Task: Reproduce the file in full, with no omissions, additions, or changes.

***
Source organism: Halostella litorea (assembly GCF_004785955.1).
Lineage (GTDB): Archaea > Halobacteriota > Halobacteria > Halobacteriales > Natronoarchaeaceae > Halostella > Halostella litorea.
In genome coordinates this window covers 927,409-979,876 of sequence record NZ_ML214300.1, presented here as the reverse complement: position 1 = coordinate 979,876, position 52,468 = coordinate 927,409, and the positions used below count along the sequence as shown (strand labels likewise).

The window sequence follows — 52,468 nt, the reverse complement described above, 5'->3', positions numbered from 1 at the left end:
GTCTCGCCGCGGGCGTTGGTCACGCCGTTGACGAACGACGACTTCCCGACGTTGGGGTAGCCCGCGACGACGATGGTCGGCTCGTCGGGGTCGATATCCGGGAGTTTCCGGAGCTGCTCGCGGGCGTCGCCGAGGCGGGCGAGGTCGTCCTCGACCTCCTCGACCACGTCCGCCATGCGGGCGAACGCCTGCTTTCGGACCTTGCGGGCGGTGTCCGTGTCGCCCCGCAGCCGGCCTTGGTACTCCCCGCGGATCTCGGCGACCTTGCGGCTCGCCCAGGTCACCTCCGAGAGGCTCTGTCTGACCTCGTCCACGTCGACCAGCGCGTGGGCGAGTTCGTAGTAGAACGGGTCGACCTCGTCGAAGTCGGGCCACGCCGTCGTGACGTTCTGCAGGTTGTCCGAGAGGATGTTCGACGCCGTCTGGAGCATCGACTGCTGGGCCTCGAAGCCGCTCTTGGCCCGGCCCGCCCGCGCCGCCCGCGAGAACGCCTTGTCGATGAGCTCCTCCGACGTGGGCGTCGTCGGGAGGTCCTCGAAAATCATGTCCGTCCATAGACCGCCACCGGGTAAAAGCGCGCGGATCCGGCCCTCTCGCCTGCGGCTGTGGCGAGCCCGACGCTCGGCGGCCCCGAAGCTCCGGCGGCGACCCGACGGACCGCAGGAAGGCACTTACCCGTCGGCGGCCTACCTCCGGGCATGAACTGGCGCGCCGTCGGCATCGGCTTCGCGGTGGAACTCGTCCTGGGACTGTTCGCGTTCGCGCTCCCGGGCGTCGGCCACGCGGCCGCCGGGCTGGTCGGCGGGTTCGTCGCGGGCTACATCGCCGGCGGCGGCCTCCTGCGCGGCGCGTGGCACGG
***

Source organism: Halostella litorea (assembly GCF_004785955.1).
Lineage (GTDB): Archaea > Halobacteriota > Halobacteria > Halobacteriales > Natronoarchaeaceae > Halostella > Halostella litorea.
In genome coordinates this window covers 927,409-979,876 of sequence record NZ_ML214300.1, presented here as the reverse complement: position 1 = coordinate 979,876, position 52,468 = coordinate 927,409, and the positions used below count along the sequence as shown (strand labels likewise).

The window sequence follows — 52,468 nt, the reverse complement described above, 5'->3', positions numbered from 1 at the left end:
GTCTCGCCGCGGGCGTTGGTCACGCCGTTGACGAACGACGACTTCCCGACGTTGGGGTAGCCCGCGACGACGATGGTCGGCTCGTCGGGGTCGATATCCGGGAGTTTCCGGAGCTGCTCGCGGGCGTCGCCGAGGCGGGCGAGGTCGTCCTCGACCTCCTCGACCACGTCCGCCATGCGGGCGAACGCCTGCTTTCGGACCTTGCGGGCGGTGTCCGTGTCGCCCCGCAGCCGGCCTTGGTACTCCCCGCGGATCTCGGCGACCTTGCGGCTCGCCCAGGTCACCTCCGAGAGGCTCTGTCTGACCTCGTCCACGTCGACCAGCGCGTGGGCGAGTTCGTAGTAGAACGGGTCGACCTCGTCGAAGTCGGGCCACGCCGTCGTGACGTTCTGCAGGTTGTCCGAGAGGATGTTCGACGCCGTCTGGAGCATCGACTGCTGGGCCTCGAAGCCGCTCTTGGCCCGGCCCGCCCGCGCCGCCCGCGAGAACGCCTTGTCGATGAGCTCCTCCGACGTGGGCGTCGTCGGGAGGTCCTCGAAAATCATGTCCGTCCATAGACCGCCACCGGGTAAAAGCGCGCGGATCCGGCCCTCTCGCCTGCGGCTGTGGCGAGCCCGACGCTCGGCGGCCCCGAAGCTCCGGCGGCGACCCGACGGACCGCAGGAAGGCACTTACCCGTCGGCGGCCTACCTCCGGGCATGAACTGGCGCGCCGTCGGCATCGGCTTCGCGGTGGAACTCGTCCTGGGACTGTTCGCGTTCGCGCTCCCGGGCGTCGGCCACGCGGCCGCCGGGCTGGTCGGCGGGTTCGTCGCGGGCTACATCGCCGGCGGCGGCCTCCTGCGCGGCGCGTGGCACGG